Saturday, 14 September 2019

PRONI to release new digitised records online

Just back from Belfast, where I attended the latest stakeholder meeting at the Public Record Office of Northern Ireland (www.nidirect.gov.uk/proni) - and with some very exciting news!

For some time PRONI has been discussing making available through its online catalogue various digitised record sets. This already happens at the archive's search room in Belfast, where, for example, you can access various digitised church records collections (see https://www.nidirect.gov.uk/sites/default/files/publications/Church%20Records%20Available%20as%20Digital%20Copies%20in%20PRONI_0.pdf)

The plan now is to try to make several collections available for users to access from home in time for Explore Your Archive Week, towards the end of November. The collections being made available will include:

ED/1 National Education Commisioners Grant Aid Application ( 1832-1889)
From the PRONI catalogue:
In September 1831, the Commissioners of National Education were established to administer a fund of 30,000 per annum placed at the disposal of the Lord Lieutenant for the education of the poor in Ireland. They were empowered to make grants to local schools on condition that part of the required sum was raised locally and in addition they supervised the work of the schools, supplied textbooks and trained teachers. This class of records which bears the PRONI reference number ED/1, consists of 33 volumes of applications made to the Commissioners for grants for building schools, payment of teachers, provision of textbooks, equipment etc. The applications were made on printed questionnaire forms (occasionally accompanied by correspondence), which were filed and bound together in date order and arranged county by county. They cover the period 1832-1889. ED/1/1 to ED1/28, are available on microfilm and bear the reference number MIC/548, Reels 1 to 52. The National Archives in Dublin hold a few unbound applications from Counties Antrim, Armagh, Down, Fermanagh and Meath, as well as a volume of Rejected Applications from Ulster schools for the period 1868-72.

Tithe Applotment Books (Northern Ireland)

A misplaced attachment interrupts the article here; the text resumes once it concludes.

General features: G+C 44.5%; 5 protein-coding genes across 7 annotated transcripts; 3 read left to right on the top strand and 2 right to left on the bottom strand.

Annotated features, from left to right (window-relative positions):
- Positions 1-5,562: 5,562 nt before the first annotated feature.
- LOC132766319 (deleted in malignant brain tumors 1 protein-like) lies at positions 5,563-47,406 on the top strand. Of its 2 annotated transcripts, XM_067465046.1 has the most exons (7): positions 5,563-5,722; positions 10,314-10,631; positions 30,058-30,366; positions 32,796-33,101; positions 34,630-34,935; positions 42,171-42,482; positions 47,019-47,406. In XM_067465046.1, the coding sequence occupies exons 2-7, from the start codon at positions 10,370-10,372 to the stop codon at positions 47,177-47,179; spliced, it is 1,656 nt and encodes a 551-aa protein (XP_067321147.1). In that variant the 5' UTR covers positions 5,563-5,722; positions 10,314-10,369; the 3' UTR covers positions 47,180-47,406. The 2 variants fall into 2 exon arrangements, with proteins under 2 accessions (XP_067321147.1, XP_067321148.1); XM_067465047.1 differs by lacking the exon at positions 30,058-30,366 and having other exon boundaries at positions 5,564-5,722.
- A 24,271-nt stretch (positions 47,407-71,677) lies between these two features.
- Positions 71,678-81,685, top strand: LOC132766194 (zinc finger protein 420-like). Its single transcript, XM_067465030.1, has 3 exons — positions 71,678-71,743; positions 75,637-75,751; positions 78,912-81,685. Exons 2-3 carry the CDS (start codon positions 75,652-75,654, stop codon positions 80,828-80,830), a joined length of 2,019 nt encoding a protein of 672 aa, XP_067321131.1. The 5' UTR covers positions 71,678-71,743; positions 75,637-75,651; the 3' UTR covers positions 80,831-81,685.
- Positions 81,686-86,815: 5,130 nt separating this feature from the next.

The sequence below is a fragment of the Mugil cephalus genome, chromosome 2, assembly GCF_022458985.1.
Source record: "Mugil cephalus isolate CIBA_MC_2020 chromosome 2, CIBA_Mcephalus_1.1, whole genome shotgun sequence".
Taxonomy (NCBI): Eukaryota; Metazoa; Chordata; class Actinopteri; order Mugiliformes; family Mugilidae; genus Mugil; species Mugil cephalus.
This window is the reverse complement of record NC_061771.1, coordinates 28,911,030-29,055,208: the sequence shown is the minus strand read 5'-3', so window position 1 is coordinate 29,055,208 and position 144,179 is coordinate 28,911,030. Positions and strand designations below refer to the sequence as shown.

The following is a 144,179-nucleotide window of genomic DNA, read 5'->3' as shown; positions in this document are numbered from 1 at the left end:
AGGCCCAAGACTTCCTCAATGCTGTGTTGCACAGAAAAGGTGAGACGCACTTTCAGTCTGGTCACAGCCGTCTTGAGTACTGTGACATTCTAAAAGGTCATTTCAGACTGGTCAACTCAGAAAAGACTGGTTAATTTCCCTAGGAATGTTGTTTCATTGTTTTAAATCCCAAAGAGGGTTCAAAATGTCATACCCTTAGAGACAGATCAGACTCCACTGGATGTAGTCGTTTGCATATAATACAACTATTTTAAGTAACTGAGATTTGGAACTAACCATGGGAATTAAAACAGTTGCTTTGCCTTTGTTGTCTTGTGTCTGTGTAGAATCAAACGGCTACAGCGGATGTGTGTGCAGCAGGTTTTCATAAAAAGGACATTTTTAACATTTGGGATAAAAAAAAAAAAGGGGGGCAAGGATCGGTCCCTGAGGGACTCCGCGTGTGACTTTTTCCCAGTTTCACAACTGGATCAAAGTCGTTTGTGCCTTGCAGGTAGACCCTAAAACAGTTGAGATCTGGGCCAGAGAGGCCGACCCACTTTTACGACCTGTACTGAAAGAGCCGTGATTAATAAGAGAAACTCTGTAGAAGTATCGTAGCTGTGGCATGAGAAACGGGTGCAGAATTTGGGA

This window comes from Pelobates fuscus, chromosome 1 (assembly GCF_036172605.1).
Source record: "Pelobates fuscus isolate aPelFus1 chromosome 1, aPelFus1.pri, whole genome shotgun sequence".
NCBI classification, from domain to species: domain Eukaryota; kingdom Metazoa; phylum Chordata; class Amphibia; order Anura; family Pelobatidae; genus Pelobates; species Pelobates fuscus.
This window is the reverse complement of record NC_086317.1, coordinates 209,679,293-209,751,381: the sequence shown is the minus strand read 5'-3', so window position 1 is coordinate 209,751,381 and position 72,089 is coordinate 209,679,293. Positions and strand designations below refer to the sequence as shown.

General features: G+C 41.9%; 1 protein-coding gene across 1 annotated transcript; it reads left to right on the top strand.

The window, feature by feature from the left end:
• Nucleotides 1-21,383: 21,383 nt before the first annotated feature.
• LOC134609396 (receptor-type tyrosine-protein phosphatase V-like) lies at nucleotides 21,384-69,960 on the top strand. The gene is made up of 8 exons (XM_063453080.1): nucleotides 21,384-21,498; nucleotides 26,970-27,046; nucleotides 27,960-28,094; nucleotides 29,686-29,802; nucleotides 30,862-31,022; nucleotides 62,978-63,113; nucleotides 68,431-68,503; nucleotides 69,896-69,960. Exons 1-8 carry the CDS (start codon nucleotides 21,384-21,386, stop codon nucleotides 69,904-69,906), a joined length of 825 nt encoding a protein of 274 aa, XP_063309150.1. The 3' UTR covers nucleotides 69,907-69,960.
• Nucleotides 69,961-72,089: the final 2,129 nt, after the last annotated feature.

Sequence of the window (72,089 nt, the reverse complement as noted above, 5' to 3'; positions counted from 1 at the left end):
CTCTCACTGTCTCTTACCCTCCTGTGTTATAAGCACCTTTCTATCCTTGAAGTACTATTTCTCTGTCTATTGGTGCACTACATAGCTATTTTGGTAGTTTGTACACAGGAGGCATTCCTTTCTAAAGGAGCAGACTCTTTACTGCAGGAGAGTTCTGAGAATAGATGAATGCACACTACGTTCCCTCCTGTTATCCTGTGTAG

The books from the Republic are already available online at http://titheapplotmentbooks.nationalarchives.ie/search/tab/home.jsp. This collection from PRONI will not be presented in the same way, in that they will not be keyword searchable, but instead must be browsed by the relevant townland or parish (much more preferable, in that when browsing you can pick up on things that a keyword search may miss). They will be presented as large scale PDF documents, via a 'View digital object' button on the catalogue entries. PRONI will be adding to its site a how-to user guide to explain how to work through the collections. 

(NB: It is hoped these will be ready in time for the main launch, but they admit they are working to a tight deadline - nevertheless, if not ready by November, they are imminent)

Photo collections - various collections will be made available, including some gems such as circus photos, historic images from the Steeple estate in Antrim, and material from the Northern Ireland Photographic Association (formed 1967).

Hansard Papers - from the Northern Irish Assembly

Other news:

340 documents have been added to the Conflict Archive on the Internet (CAIN) covering the years 1991-1992. Plans are in place to add further records for 1993-94 over the next year.

State papers form 1995 have now been added to the site's catalogue. (535 fully open, 172 partially redacted, with 45 still closed to access).

I'll blog about forthcoming events on a separate thread.

But hey - the tithe records are coming online soon!



(With thanks to all at PRONI)

Chris

Order Tracing Your Irish Family History on the Internet (2nd ed) at https://www.pen-and-sword.co.uk/Tracing-Your-Irish-Family-History-on-the-Internet-Paperback/p/16483. My next Scotland 1750-1850: Beyond the OPRs course starts 4 November 2019 - see https://www.pharostutors.com/details.php?coursenumber=302. Further news published daily on The GENES Blog Facebook page, and on Twitter @genesblog.

No comments:

Post a comment